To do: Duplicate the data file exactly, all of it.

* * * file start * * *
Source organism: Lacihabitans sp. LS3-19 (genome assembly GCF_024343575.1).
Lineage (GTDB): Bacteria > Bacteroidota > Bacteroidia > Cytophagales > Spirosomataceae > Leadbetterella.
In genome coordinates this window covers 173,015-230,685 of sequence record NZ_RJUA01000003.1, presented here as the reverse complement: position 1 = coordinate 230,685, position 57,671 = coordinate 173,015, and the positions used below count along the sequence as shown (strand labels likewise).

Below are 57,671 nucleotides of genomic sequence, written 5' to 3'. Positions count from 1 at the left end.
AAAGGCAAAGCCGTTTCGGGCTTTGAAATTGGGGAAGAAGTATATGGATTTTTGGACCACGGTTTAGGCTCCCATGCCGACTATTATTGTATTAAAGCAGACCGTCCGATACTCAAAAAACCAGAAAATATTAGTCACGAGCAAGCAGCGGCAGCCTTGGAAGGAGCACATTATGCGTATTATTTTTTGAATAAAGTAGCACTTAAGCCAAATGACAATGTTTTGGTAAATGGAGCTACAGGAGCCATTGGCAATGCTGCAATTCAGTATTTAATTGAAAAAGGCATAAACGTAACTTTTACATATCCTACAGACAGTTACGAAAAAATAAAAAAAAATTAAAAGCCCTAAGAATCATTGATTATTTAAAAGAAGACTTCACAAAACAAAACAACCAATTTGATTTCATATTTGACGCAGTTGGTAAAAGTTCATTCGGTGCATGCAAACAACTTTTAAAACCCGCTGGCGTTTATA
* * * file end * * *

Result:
Source organism: Lacihabitans sp. LS3-19 (genome assembly GCF_024343575.1).
Lineage (GTDB): Bacteria > Bacteroidota > Bacteroidia > Cytophagales > Spirosomataceae > Leadbetterella.
In genome coordinates this window covers 173,015-230,685 of sequence record NZ_RJUA01000003.1, presented here as the reverse complement: position 1 = coordinate 230,685, position 57,671 = coordinate 173,015, and the positions used below count along the sequence as shown (strand labels likewise).

Below are 57,671 nucleotides of genomic sequence, written 5' to 3'. Positions count from 1 at the left end.
AAAGGCAAAGCCGTTTCGGGCTTTGAAATTGGGGAAGAAGTATATGGATTTTTGGACCACGGTTTAGGCTCCCATGCCGACTATTATTGTATTAAAGCAGACCGTCCGATACTCAAAAAACCAGAAAATATTAGTCACGAGCAAGCAGCGGCAGCCTTGGAAGGAGCACATTATGCGTATTATTTTTTGAATAAAGTAGCACTTAAGCCAAATGACAATGTTTTGGTAAATGGAGCTACAGGAGCCATTGGCAATGCTGCAATTCAGTATTTAATTGAAAAAGGCATAAACGTAACTTTTACATATCCTACAGACAGTTACGAAAAAATAAAAAAAAATTAAAAGCCCTAAGAATCATTGATTATTTAAAAGAAGACTTCACAAAACAAAACAACCAATTTGATTTCATATTTGACGCAGTTGGTAAAAGTTCATTCGGTGCATGCAAACAACTTTTAAAACCCGCTGGCGTTTATA